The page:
• Additional challenges to the DAPL project are occurring in other judicial venues.
      • On February 11, 2017, the Oglala Sioux Tribe filed suit against the Corps, in the United States District Court for the District of Columbia seeking declaratory and injunctive relief to stop construction of DAPL until the Corps completes an EIS.
      • On February 16, 2017, an Iowa state court judge ruled against several landowners and the Sierra Club, affirming the Iowa Utilities Board’s grant of a permit to Dakota Access LLC, which included the right to condemn an easement over the landowners’ properties.
      • A challenge to the project is pending before the North Dakota Public Service Commission regarding compliance with a Commission order governing discovery of cultural sites during construction. On January 31, 2017, the Commission denied Dakota Access’ motion to dismiss the complaint filed by Commission staff.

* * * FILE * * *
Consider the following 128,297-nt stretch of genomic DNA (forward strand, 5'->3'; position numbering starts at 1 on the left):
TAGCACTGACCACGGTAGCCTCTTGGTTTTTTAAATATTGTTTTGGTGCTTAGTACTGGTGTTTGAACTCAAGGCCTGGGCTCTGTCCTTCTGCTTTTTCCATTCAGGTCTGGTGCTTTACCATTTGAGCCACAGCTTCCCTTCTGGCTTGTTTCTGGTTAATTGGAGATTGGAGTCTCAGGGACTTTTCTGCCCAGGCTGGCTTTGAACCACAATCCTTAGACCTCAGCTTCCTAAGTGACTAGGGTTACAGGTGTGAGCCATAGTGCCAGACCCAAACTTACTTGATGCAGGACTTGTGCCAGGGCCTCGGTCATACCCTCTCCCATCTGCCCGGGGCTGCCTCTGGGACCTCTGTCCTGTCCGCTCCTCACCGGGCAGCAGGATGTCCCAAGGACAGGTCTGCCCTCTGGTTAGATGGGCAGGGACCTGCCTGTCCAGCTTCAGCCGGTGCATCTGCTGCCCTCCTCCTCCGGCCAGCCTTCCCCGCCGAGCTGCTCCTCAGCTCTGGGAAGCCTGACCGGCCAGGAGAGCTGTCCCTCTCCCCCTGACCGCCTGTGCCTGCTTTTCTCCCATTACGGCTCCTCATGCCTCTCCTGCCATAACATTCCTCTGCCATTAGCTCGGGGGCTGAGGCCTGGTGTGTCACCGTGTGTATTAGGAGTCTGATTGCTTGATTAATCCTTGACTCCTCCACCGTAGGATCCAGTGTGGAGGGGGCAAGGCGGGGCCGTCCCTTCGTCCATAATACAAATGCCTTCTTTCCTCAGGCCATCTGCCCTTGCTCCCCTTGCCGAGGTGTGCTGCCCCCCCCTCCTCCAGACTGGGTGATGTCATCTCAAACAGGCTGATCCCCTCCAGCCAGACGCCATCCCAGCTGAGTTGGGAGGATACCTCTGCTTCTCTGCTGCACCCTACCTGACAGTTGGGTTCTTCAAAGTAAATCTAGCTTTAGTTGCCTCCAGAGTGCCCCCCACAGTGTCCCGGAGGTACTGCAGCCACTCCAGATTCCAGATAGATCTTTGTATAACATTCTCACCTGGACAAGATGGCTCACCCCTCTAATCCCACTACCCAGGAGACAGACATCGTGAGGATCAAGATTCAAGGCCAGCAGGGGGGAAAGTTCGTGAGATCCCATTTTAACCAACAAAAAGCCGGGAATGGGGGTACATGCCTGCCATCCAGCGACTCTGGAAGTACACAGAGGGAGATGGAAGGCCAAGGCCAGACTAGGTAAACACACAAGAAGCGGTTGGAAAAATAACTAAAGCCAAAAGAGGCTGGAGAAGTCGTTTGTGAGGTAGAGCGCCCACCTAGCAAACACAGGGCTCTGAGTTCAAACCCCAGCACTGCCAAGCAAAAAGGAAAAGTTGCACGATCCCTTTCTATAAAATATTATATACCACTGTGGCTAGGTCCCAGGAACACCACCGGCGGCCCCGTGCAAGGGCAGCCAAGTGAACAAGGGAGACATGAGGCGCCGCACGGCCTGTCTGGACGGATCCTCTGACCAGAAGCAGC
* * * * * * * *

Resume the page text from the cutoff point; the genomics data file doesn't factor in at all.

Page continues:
• Economic Pressure:
    • The Seattle, Washington City Council voted to divest $3 billion of the city’s funds from Wells Fargo Bank, one of DAPL’s lenders.
    • Similarly, the Davis, California City Council voted to divest $125 million from Wells Fargo. The cities of Santa Monica and San Francisco, California have taken steps to divest from banks that finance DAPL. Citizens of Los Angeles have called upon the city council to divest from Wells Fargo.
    • Mayor Bill de Blasio of New York City sent a letter to 17 banks asking the banks to withdraw their financing of the project, citing the rights of the Standing Rock Sioux and impacts to the banks’ “reputations.”
  • Other Developments
    • On December 2, 2016, the Standing Rock, Cheyenne River, and Yankton Sioux Tribes requested the Inter-American Commission on Human Rights to “call on the United States to adopt precautionary measures to prevent irreparable harm to the Tribes . . . from the ongoing and imminent construction of” DAPL and stop “harassment and violence being perpetrated against people gathered in prayer and protest in opposition to DAPL.”2